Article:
Lorenzo Cifonelli's Parisian Inspiration
Located at the same rue Marbeuf address in Paris’s Golden Triangle since 1936, the house of Cifonelli has more than stamped its mark on Parisian history. Through the latest collaboration with The Rake, master tailor Lorenzo Cifonelli has finally been able to use the city he loves as the inspiration behind a deeply personal collection.
For Lorenzo Cifonelli, the iconic French bespoke tailor, to express that the autumn/winter collection in partnership with The Rake is his most personal to date, is quite something to comprehend. This is a genius, a man whose French couture detailing has in-the-know clientele awe-struck when they collect their commissions. There is the Cifonelli chest, the leanest in bespoke tailoring, the Cifonelli armhole, the highest in the business, and there’s Le Cigarette, the technique of shaping the sleevehead to create a soft, natural shoulder with very little padding. The precision and technical magic required to execute these tailoring idiosyncrasies is limited only to Cifonelli, which is why their impressive roster of clients has included men’s style icons Lina Ventura, Marcello Mastroianni, and Cary Grant. Having reached the zenith of bespoke tailoring, one may wonder why Lorenzo feels that a ready-to-wear collaboration is his most personal. Firstly, it goes back to Lorenzo’s urge to bring an accessibility to his signature style to the younger generation. With garments made from Loro Piana fabrics with bespoke detailing and sold at an unheard-of price point, Lorenzo’s dream was realised in this respect in the spring/summer collection. However, Lorenzo has decided to chronicle a narrative in a way that blends his love for the city of Paris with his own personal taste. By imagining a client visiting, who needs a different outfit each day, with the design onus solely on him, it has given Lorenzo the full set of ingredients to create in the way he feels. And a very large part of this inspiration comes from the romantic city of Paris, and its revered landmarks and institutions, which are very much worth exploring to give us a more intimate feel of the collection.
Maxim’s A symbolic place of Art Nouveau and French Gastronomy, Maxim’s restaurant remains the last word for elegance. Opened in 1893 in what had been an ice-cream parlour, it remains in the same location, keeping secret a long timeline of unabashed old-school hedonism. Brigitte Bardot once caused a stir when she entered the restaurant barefoot, whilst Pierre Cardin turned up in a turtleneck, only to find himself at the centre of a storm, that somehow progressed to him purchasing the iconic restaurant some years later. Being barefoot and sporting a turtleneck wouldn’t usually cause such a commotion, but Maxim’s has strict dress codes. French poet Jean Cocteau alluded to its chic atmosphere by recounting of its clientele: “It was an accumulation of velvet, lace, ribbons, diamonds and what all else I couldn’t describe. To undress one of these women is like an outing that calls for three weeks’ advance notice, it’s like moving house.” If Jean Cocteau were still alive perhaps he’d be recounting a similar scene, by clapping eyes on Lorenzo’s client wearing a seductive black velvet single-breasted jacket.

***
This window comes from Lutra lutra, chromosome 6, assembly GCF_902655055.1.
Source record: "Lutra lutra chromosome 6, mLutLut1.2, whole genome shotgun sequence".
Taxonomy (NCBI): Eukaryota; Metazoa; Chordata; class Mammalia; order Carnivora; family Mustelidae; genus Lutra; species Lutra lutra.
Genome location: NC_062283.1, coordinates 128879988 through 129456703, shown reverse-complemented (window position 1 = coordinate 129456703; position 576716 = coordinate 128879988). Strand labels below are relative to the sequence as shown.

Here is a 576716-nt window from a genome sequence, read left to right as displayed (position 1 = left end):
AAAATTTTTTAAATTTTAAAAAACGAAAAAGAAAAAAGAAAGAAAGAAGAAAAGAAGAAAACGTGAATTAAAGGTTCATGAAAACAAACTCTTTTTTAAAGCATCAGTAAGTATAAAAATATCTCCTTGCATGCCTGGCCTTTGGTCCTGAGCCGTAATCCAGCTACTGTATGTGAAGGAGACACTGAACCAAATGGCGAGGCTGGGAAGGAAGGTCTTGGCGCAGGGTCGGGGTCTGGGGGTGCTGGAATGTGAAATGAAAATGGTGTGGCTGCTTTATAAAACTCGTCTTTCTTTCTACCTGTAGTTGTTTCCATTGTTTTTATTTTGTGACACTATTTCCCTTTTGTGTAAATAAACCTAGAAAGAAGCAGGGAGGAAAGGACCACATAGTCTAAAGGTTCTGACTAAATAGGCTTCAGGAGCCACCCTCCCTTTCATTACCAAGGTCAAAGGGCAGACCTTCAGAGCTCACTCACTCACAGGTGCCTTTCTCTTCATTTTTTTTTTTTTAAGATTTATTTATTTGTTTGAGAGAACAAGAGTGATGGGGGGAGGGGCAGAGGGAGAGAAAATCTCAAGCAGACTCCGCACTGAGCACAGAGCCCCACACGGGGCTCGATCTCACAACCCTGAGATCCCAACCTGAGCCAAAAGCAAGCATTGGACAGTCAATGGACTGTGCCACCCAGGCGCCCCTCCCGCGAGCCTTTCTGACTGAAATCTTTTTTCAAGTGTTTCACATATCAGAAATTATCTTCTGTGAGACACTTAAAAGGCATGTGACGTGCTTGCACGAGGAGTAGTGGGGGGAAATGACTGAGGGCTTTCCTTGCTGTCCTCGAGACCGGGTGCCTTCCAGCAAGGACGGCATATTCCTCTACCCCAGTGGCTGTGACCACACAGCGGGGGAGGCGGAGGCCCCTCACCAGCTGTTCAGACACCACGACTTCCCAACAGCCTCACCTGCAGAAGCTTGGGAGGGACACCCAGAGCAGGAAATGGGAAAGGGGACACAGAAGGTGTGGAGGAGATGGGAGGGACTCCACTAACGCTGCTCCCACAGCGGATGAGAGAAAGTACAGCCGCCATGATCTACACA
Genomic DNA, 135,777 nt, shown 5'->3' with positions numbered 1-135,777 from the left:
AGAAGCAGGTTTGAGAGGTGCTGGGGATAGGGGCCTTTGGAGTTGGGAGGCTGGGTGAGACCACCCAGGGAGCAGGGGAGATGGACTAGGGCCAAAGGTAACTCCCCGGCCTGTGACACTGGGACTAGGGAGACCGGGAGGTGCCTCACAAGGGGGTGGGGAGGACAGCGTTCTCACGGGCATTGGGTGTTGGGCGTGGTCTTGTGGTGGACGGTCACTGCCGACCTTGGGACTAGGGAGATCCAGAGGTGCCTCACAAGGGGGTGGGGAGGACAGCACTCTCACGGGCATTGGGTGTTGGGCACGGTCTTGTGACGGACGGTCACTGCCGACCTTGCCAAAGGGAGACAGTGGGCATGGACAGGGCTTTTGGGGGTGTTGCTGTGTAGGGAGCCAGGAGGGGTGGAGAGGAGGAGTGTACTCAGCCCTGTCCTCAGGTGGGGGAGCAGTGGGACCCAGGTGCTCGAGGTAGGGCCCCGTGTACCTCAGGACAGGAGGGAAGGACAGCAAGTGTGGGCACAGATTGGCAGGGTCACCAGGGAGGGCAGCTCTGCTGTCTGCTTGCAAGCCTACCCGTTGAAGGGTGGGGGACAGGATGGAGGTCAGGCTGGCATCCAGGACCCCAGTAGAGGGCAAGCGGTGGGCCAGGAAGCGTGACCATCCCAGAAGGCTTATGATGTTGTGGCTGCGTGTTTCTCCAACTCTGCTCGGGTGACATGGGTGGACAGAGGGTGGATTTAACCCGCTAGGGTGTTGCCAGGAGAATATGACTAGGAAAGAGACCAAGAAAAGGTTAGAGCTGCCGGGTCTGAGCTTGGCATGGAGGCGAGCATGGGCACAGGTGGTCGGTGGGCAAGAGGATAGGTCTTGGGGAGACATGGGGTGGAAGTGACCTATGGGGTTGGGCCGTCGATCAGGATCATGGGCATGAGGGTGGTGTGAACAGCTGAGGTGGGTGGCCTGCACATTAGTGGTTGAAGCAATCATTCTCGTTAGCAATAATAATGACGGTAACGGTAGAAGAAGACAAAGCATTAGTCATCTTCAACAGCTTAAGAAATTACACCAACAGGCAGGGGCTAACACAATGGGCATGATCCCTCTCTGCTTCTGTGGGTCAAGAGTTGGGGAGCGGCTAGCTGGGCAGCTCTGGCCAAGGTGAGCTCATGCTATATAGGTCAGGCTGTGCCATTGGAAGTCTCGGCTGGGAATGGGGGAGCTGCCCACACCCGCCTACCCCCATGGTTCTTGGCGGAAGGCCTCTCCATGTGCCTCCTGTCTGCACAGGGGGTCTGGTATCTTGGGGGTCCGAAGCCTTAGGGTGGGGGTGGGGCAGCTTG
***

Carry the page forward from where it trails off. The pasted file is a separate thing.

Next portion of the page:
Café de Flore Founded during the Third Republic in 1887, Café de Flore was named after a sculpture of Flora, the goddess of flowers and spring. Adorned with Art Deco details, red moleskin banquettes, mahogany tables and mirrored walls, its artistic streak has never wavered. Patrons included Ernest Hemingway, Alain Delon, Jean-Paul Sartre, Simone de Beauvoir, Pablo Picasso, and in more modern times Karl Lagerfeld. A haunt renowned for its laid-back charm, the burgundy corduroy suit, consisting of a Teba jacket and sport trousers, permeates a touch of artistic eccentricity – and would certainly be at home in Café de Flore. Tuileries Palace In 1871 Parisians watched the burning of one of their most ancient palaces. The magnificent royal and imperial palace once stood on the right bank of the River Seine. It was the usual Parisian residence of most French monarchs, from Henry IV to Napoleon III, until it was burned by the Paris Commune. Adjacent to the Louvre, its gardens are still a popular attraction, maintaining some of the sculptural beauty of the district around the former palace. The architectural brilliance that went into building this ornate royal residence is replicated in fashion terms by the puppytooth three-piece suit. It is an alchemic work of sculptural beauty, using the spalla camica shoulder style, usually reserved for his bespoke creations. The navy blue and orange bold pattern pocket square is included as a tribute to the great palace. Saint-Germain St. Germain is inextricably linked to the historic centre of French intellectualism as Medieval Europe's centre of education when Latin was still the Lingua Franca. It was also the left bank's answer to the painter's haven of Montmarte. Times have changed a little and while Alberto Giacometti and Samuel Beckett no longer stroll the Boulevard St. Germain and black American Jazz masters no longer haunt the late-night bars, St. Germain is still blessed by a youthful energy. Montmartre Within the 18th arrondissement, this hilly district is also commonly referred to as La Butte. It is the utopia of Paris that many romantics lust after. With its cobbled streets, stunning Basilica, artists, bistros ... Montmartre is full of charm. A real melting pot of art and inspiration for the cinema, Montmartre still gives as much pleasure to those who stroll around it and figures high on the list for a stay in Paris. In short, Montmatre is a more laid-back part of town where casual elegance is the order of the day. Place Vendôme The Place Vendôme is one of the city’s most famous and beautiful neoclassical squares. Nowadays, this square is definitely the emblem of the French luxury, permeated with luxury stores such as Dior, Chanel and Cartier. It is the epitome of elegance, which is why Lorenzo has named the irrefutably chic Glen Check suit after the stunning square. The Sorbonne The Sorbonne is synonymous with excellence, and eight centuries after its founding, the university has held its place within international academia, as an example of the rigour of French education and the sharp intellect of French minds. It is no wonder that Ivy League style has perpetuated the university, with arguably more pizzazz and panache than its US counterparts. With a regimental tie, warm brown Prince of Wales check jacket, and cream wool and cashmere knitted waistcoat, Lorenzo has masterminded a superior look on campus. Current pupils at the Sorbonne who are inclined to look the part, should take note of this elevated, bookish look from Lorenzo Cifonelli.